Describing art as rubbish would insult most artists – but not the pupils at Rutlish Secondary School when their “Everything Must Go” artwork project goes on display at Merton’s Reuse and Recycling Centre, Garth Road, Morden on Tuesday 28 June.
Artist Stefan Shankland, assisted by Hayley Skipper, have been working with Rutlish pupils to make sculptures from the contents of their home recycle boxes.
The project, part of the Wandle Trail Arts programme, commissioned by Merton Council Arts Development and Sustrans, focuses pupils’ attention on growing human consumption and how society hides the disposal of its waste.
The way pupils dispose of their work at the Reuse and Recycle Centre, will highlight the potential of waste, offering a new way of looking at the ever-increasing mountains of waste that we generate on a daily basis.
Councillor Linda Kirby, cabinet member for environmental quality, said, “This artwork project is a great way to highlight the negative affects our consumer society is having on the environment. After conducting this project I hope our pupils and their parents will take recycling more seriously.”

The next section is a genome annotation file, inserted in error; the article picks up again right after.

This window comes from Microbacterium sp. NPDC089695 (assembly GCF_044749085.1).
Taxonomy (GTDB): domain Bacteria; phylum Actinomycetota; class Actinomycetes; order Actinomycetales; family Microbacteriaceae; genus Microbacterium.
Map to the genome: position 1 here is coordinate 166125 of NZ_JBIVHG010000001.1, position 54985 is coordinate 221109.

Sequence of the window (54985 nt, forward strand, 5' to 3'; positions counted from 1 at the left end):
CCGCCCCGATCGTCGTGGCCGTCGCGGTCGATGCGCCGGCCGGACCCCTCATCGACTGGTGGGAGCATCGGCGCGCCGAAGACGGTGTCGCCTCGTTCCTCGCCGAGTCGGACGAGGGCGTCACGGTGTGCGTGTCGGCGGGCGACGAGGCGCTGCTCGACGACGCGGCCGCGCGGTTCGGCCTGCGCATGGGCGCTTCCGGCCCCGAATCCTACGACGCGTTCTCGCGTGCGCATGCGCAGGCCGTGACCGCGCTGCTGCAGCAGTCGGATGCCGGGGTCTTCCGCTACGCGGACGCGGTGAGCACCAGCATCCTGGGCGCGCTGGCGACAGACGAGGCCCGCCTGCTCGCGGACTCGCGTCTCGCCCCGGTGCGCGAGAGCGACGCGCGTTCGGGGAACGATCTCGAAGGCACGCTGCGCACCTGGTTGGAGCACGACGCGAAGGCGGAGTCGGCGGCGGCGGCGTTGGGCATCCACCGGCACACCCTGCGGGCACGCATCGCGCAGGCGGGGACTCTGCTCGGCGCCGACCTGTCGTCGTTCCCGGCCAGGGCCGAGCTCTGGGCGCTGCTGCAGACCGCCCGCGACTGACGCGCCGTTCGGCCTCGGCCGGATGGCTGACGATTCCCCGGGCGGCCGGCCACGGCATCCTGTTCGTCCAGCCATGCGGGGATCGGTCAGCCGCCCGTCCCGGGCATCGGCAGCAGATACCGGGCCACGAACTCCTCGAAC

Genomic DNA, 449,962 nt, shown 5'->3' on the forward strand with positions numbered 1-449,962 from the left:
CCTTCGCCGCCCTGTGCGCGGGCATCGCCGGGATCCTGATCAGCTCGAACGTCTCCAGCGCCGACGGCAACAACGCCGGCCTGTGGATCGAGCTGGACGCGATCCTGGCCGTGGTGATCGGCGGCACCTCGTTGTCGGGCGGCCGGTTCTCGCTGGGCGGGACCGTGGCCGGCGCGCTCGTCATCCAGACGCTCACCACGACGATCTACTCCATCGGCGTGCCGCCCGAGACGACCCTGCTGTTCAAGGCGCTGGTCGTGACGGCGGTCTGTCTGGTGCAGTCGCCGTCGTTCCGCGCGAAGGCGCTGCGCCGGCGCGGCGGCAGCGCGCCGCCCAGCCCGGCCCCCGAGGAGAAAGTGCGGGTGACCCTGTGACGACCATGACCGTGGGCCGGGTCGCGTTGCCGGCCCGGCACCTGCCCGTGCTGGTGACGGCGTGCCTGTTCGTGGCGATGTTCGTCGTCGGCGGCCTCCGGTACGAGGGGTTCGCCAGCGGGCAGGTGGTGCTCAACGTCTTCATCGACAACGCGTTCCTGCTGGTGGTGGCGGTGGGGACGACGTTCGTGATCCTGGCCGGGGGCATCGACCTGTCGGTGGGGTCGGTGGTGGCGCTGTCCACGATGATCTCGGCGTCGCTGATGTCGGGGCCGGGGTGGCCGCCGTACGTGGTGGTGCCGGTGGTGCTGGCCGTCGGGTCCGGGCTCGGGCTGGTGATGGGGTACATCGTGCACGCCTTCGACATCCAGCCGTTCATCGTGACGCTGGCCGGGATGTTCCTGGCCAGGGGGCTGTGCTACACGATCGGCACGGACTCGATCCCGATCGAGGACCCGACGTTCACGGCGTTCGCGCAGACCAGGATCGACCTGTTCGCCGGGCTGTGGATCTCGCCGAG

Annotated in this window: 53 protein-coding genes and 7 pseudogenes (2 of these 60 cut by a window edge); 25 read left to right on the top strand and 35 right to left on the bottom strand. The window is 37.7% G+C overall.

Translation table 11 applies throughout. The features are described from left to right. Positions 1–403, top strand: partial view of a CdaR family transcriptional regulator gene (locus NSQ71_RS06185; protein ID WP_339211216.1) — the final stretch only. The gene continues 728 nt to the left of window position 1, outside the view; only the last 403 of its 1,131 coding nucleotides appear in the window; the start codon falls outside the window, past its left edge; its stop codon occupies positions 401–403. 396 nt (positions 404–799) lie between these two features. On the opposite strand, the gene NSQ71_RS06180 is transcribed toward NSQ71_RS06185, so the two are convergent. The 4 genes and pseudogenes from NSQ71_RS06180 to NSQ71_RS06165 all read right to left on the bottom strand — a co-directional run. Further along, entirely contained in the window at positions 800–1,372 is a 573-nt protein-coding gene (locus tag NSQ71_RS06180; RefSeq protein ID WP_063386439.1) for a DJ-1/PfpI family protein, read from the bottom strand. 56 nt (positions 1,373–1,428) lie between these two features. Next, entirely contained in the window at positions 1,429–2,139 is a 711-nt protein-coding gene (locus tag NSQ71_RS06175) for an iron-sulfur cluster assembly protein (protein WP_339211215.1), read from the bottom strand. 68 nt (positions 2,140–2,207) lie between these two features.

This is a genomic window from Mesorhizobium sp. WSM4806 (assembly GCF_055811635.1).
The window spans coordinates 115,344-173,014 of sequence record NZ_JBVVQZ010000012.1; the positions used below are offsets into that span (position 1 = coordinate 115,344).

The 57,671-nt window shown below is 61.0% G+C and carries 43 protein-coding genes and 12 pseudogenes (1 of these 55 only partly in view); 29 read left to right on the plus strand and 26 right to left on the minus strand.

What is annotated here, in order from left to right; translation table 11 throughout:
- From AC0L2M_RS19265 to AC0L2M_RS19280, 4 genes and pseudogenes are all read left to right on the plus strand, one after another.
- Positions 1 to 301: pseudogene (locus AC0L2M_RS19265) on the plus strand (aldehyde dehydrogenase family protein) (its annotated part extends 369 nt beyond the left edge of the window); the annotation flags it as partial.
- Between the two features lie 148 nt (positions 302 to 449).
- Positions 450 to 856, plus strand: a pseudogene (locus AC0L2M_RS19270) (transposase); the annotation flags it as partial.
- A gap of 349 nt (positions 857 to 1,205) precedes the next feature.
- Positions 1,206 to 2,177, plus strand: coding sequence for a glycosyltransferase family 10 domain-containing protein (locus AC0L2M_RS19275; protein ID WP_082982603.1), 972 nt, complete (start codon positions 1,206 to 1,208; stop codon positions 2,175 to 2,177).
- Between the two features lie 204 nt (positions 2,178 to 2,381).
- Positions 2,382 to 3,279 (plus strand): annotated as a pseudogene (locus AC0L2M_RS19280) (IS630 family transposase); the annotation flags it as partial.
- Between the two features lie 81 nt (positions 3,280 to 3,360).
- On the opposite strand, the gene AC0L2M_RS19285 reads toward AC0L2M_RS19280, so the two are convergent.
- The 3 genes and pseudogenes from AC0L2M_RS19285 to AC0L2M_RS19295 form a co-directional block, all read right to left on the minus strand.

For more information about the “Everything must go” project please call Viv Philpot 020 8545 3571 or look online at http://www.merton.gov.uk/arts.
Notes to editor
§ Sustrans is the UK’s leading sustainable transport charity.
§ Work on the Wandle Trail has included 2 new bridges, chicanes and waymarkers designed and made by Andrew Sabin plus a series of 10 Blue Plaques by Jemima Burrill.
§ All Saints and Singlegate Secondary Schools also took part in the “Everything must go” artwork project.
§ The Wandle Trail Arts Programme is funded by Arts Council England, the SEED fund, the British Society of Architects the Norland Foundation and London Borough of Merton